The Gowanus Canal: From PCBs to STDs

Green Brooklyn links to an excellent Scienceline article that details the Gowanus Canal’s history of toxic pollution and gives an overview of current plans to clean up the waterway. Scientists are debating whether it makes more sense to dredge the canal or cap its toxic sediments, and they’re also examining how to go about remediating the land around the Gowanus. One of the story’s revelations, however, is that researchers have found more than just run-of-the-mill scary stuff like lead, sulfur, cyanide, asbestos, PCBs, mercury and volatile organic compounds in the canal:

Nilofaur Haque, a biologist at the New York City College of Technology, has her students analyze water samples and observe the oily substance that coats the water’s surface each afternoon. One group of students found gonohorrea in a water drop, said Haque.

As Green Brooklyn notes, Can’t wait for the ‘luxury condos.’
Tainted Lavender [Scienceline]
Sick Oysters In Gonohorrea — I Mean Gowanus — Canal [Green Brooklyn]

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  • Pleasant way to start my day

  • I can’t believe the powers that be are going to actually allow housing, and more importantly, produce, meats, etc. (Whole Foods)to be sold here someday.

    No amount of dredging, capping, or whatever can clean this stuff up.

  • Prediction – Whole foods will never open (going on 5 years already w/o even a stick in the ground)

  • This where our esteemed coucilmember wants to place affordable housing – along the banks of the canal. I would almost prefer all luxury condos because potential buyers at least will have a meaningful choice.

    On a positve note, if the dredging drags on you’ll probably be able to pick up brownstone east of Court for cheap.

  • Prediction – Increase in the use of the “Honestly Honey, I got the Gonohorrea from the Gowanus Whole Food Oyster Bar” excuse.

  • i’m sure alot of guys would now start telling their so’,they got gonohorrea from swimming in the canal.

  • I can’t wait for the canoe tour of the Gowanus Canal being offered this weekend as part of the “Open House New York” events.

  • 1. This canal is unlike any other canal and can not be cleaned.

    2. Regardless of the fact that the land is privately owned and has been warehoused for years – that a big park should be built on this private land.

    3. A park and boating in the water are safer uses than housing that may sit 40 feet from the water.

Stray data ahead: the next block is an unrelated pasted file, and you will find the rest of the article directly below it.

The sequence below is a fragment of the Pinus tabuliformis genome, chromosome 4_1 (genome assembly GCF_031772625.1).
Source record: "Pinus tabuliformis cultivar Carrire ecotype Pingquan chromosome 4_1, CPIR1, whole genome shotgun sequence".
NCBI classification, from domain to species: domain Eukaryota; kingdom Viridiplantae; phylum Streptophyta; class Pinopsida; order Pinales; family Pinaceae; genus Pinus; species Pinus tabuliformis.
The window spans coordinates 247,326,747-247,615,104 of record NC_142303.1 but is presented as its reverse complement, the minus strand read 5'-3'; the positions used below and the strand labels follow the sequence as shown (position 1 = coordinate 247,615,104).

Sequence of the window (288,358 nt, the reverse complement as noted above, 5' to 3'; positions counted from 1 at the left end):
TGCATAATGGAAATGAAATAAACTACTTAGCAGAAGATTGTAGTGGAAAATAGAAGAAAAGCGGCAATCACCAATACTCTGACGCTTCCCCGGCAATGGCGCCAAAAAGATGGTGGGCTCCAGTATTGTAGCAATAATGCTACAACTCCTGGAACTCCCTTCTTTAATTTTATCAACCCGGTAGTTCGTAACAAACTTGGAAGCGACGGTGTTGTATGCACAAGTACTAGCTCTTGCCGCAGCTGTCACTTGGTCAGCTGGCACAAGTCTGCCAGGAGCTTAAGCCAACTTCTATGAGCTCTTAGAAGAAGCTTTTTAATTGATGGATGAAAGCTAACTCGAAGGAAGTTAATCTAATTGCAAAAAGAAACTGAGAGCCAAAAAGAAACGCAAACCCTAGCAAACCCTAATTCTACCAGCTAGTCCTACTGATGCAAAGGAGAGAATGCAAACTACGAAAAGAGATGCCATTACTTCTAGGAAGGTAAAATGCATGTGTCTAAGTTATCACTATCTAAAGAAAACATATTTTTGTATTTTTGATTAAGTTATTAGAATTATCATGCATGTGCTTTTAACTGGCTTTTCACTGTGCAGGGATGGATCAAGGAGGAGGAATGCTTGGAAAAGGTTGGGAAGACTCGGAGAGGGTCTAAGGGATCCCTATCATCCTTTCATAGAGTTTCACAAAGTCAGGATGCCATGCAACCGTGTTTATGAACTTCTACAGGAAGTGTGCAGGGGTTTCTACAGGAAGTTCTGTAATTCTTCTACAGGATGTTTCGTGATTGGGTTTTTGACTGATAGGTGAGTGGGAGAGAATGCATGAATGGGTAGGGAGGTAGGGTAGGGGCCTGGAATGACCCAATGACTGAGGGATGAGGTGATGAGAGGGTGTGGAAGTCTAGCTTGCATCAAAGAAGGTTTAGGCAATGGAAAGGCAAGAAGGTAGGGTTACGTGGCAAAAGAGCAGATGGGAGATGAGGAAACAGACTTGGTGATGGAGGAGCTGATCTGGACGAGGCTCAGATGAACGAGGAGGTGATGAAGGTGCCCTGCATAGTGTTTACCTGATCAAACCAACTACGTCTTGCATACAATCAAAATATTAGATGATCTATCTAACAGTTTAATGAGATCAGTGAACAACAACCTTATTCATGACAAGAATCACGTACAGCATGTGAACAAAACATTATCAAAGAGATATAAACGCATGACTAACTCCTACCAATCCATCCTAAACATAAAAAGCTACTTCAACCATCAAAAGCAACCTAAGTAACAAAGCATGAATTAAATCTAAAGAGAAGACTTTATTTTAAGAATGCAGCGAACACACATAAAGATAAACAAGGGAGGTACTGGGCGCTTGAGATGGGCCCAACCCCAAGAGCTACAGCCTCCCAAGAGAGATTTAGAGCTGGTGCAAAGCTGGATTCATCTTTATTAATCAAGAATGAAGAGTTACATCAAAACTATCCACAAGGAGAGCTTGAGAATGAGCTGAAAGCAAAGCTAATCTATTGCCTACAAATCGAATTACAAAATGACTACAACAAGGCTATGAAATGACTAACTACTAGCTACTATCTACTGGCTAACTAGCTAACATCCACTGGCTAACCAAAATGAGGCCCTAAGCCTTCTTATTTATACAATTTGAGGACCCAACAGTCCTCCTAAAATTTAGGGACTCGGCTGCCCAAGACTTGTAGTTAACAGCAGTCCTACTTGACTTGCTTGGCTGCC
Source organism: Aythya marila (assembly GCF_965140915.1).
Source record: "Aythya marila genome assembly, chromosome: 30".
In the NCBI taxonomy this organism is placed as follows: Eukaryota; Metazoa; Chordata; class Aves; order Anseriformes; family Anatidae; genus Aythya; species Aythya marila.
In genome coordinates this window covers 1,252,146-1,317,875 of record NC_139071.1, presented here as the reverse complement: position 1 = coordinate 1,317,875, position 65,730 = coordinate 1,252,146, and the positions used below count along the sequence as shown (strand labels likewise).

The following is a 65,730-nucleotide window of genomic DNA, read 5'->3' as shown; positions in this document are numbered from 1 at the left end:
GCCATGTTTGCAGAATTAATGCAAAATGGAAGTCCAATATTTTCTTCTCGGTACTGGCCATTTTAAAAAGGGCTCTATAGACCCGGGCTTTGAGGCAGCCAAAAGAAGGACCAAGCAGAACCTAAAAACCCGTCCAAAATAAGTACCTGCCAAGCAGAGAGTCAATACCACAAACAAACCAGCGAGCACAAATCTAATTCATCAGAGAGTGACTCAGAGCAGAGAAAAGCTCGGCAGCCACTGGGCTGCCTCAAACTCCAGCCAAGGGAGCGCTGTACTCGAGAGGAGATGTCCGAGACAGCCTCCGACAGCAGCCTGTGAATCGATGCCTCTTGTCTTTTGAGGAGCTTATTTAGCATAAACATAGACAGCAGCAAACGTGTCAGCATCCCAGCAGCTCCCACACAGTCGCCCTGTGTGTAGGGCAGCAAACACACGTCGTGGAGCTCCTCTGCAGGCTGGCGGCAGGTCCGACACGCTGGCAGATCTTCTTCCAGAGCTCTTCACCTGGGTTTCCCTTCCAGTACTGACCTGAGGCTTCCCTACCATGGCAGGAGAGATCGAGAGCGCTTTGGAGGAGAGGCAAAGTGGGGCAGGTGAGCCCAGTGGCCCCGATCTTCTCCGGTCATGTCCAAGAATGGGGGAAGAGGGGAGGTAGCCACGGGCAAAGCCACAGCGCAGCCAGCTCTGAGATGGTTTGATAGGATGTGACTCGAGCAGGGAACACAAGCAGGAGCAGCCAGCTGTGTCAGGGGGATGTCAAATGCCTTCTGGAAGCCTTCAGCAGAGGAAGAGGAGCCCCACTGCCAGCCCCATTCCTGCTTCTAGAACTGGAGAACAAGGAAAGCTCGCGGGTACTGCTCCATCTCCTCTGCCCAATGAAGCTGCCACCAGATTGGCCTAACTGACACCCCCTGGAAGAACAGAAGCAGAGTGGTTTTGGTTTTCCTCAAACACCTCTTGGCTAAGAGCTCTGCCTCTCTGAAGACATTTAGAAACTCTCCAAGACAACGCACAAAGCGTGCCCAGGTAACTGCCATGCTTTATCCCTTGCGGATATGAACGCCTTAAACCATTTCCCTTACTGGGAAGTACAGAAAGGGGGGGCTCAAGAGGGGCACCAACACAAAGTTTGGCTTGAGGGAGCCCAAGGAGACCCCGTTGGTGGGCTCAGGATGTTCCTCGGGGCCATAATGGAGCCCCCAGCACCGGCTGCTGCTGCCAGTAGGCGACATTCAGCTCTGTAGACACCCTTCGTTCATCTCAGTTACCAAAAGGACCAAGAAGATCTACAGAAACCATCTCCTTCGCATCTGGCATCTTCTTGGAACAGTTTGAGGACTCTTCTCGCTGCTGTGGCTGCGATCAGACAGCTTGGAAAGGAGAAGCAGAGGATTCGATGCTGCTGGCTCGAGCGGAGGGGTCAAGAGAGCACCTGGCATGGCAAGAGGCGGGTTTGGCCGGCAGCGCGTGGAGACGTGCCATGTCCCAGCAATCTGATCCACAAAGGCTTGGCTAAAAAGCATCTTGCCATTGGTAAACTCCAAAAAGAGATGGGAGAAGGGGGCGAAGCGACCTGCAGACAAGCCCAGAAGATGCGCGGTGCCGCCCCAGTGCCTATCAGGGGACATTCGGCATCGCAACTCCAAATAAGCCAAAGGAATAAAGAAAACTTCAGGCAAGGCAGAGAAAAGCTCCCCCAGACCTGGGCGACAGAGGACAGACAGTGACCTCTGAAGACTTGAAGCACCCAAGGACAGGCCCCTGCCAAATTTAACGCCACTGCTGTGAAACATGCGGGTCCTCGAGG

4. Nothing should be planned to happen here until they clean the canal. The cleaning if the canal should not be based on the end use of the sites that sit next to them.

    5. Proper planning for the upland that works with hand and hand with planning for the remediation of the canal and the solution for the CSO related issues is really a ploy by the man.

    6. Real cleaning efforts just clean the canal and fix the CSO issue while leaving the privately owned unplanned bulkheads to let the privately owned and empty polluted dirt to seep into the canal.

  • Does anyone know if the pumps that flush the canal have been shut down yet for that repair? I ask this because at least one day that I walked over the lovely GC it really stank. To be fair, most days it smells fine, just covered with patches of oil slicks.

  • The Riverwalk in San Antonio, Texas is example of what can be done. Once a similar industrial canal, now a prime spot. Too many hotels, but it is a convention spot. Still a good example though. Maybe something lower in scale and more for local residents than NYC tourists, but it can be done.

  • I too have been having serious doubts that Whole Foods will ever open in Gowanus. And though I love the store and it would be relatively convenient, I have no intentions of shopping there unless I feel like the site has been throughly cleaned. And I somehow doubt that is going to happen.

  • The San Antonio Riverwalk is nice and charming but it is also drained annually and cleaned. I am not sure that could be done with the Gowanus.